Instanced Dungeons, are an area of modern day MMORPGs that I feel needs to be removed. Older MMORPGs had Public Dungeons. Anyone from your realm was able to load into the dungeon and solo or group up with a fellow guild member or a random stranger. The dungeons were a level range, so you could begin the dungeon at level twenty and complete farming it at level thirty-five or forty. The beginning of the dungeon had the lower level enemies and as you progressed deeper into the dungeon the difficulty would increase. It wasn’t uncommon to load into a public dungeon with the mindset of soloing for thirty minutes then go on to something else, only to receive a message from a player asking “Hey, you want to group up and go deeper into the dungeon?” That thirty minutes could then turn into several hours. Grouping with strangers for hours and getting to know them, adding them to your friend list to group again with later was common--it was part of how MMORPGs kept it social.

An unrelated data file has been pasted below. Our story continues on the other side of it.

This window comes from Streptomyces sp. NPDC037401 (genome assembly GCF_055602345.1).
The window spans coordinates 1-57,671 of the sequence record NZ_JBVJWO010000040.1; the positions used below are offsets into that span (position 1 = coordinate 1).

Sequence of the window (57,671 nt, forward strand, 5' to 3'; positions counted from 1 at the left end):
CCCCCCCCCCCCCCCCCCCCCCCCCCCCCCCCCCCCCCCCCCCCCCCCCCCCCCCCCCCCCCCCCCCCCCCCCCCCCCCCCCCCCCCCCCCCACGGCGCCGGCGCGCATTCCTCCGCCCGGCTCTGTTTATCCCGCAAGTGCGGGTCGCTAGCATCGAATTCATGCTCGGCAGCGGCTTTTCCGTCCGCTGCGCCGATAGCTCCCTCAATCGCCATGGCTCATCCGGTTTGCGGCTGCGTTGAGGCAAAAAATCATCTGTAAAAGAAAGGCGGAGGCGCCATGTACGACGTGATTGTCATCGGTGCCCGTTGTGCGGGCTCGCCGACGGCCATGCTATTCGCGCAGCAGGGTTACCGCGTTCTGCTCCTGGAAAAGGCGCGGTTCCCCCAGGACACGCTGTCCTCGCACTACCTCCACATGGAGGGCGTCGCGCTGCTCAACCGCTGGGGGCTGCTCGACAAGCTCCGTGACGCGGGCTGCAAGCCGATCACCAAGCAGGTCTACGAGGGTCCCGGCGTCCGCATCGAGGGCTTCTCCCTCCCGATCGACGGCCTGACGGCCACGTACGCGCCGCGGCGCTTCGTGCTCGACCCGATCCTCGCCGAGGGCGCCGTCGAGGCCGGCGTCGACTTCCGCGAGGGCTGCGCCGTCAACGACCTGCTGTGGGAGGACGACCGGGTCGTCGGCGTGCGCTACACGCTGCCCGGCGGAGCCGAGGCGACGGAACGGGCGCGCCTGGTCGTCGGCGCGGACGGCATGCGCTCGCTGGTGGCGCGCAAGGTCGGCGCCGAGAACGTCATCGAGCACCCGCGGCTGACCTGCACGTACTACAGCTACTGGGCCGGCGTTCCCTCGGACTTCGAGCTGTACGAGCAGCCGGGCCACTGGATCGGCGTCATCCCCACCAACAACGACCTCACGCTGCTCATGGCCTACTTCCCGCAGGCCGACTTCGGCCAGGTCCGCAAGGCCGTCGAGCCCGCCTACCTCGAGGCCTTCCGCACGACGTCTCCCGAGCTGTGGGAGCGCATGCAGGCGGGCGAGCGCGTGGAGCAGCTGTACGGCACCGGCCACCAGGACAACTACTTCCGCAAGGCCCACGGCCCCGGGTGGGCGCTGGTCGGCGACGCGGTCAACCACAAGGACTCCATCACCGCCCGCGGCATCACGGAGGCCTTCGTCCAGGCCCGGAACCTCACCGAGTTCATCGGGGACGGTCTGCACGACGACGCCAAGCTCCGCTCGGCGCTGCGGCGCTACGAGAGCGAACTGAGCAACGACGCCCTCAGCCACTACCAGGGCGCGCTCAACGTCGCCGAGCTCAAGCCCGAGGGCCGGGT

In modern MMORPGs we have Instanced Dungeons, places where only your current group/raid can load into. To find these groups we used to have to be semi social and use the in-game chat channels to find other players of our faction that were interested in doing a dungeon. Sure it always took a lot longer, and sometimes you would log into the game to do a specific dungeon but never actually find a group to do it--this was part of the downfall to instanced dungeons.
Now we have a common tool that most MMOs are adopting, a Looking for Group (LFG) or Looking for Raid (LFR) system. These systems take the trouble of finding groups out of the equation by providing players with an automatic group finder. This allows players to log into a game and do what they want, when they want, one of the biggest benefits to this system.